Date of Graduation


Document Type


Degree Name

Bachelor of Science Education

Degree Level



Rehabilitation, Human Resources and Communication Disorders


Srivastava, Pradyumn

Committee Member/Reader

Bowers, Andrew

Committee Member/Second Reader

Bowers, Lisa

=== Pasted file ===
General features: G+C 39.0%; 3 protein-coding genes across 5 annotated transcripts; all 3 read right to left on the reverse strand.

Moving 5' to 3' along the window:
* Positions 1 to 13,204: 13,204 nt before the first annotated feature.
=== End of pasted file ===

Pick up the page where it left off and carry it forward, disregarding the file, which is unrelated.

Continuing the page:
The purpose of this line of research is to determine whether the ‘Digitizer’ is a reliable and valid way to measure cognitive load during dual working memory-drawing tasks. A quasi-experimental study was conducted at the University of Arkansas in a research laboratory, and participants included seven right-handed healthy adults with normal or corrected vision and no reading difficulty. The participants were selected on a volunteer basis. The study required participants to draw circles while continuously performing in three conditions – one baseline and two working memory experimental tasks, administered in counterbalanced order. The baseline task was to read an 8th grade level passage at comfortable speed and loudness level. The working memory tasks were symmetry span and operation span tasks. The operation span task required the participants to remember letters in sequence while simultaneously verifying arithmetic operations presented after each letter. The symmetry span task required participants to remember the position of the highlighted square in a grid in sequence while simultaneously determining the symmetricity of a figure presented afterwards. Both tasks were completed while drawing continuous circles on the ‘Digitizer’. A separate repeated measures analysis of variance (ANOVA) was conducted for each measure. A significant omnibus effect was found for the stroke duration measure only. Post-hoc paired tests showed that baseline was higher (p=.01) in stroke duration than in operation span task and symmetry span task. In this literature review, the results and elements of the study are described in full to inform future research. It was initially assumed that the working memory load would be significantly less in the baseline task as compared to the two working memory tasks; however, the data alternatively indicated that it taxed working memory more. With reading comprehension as a reference condition, it is logical to conclude that there is evidence of cognitive load in working memory tasks as measured by manual disfluencies. This literature review outlines potential adaptations and highlights primary weaknesses for future study in this area.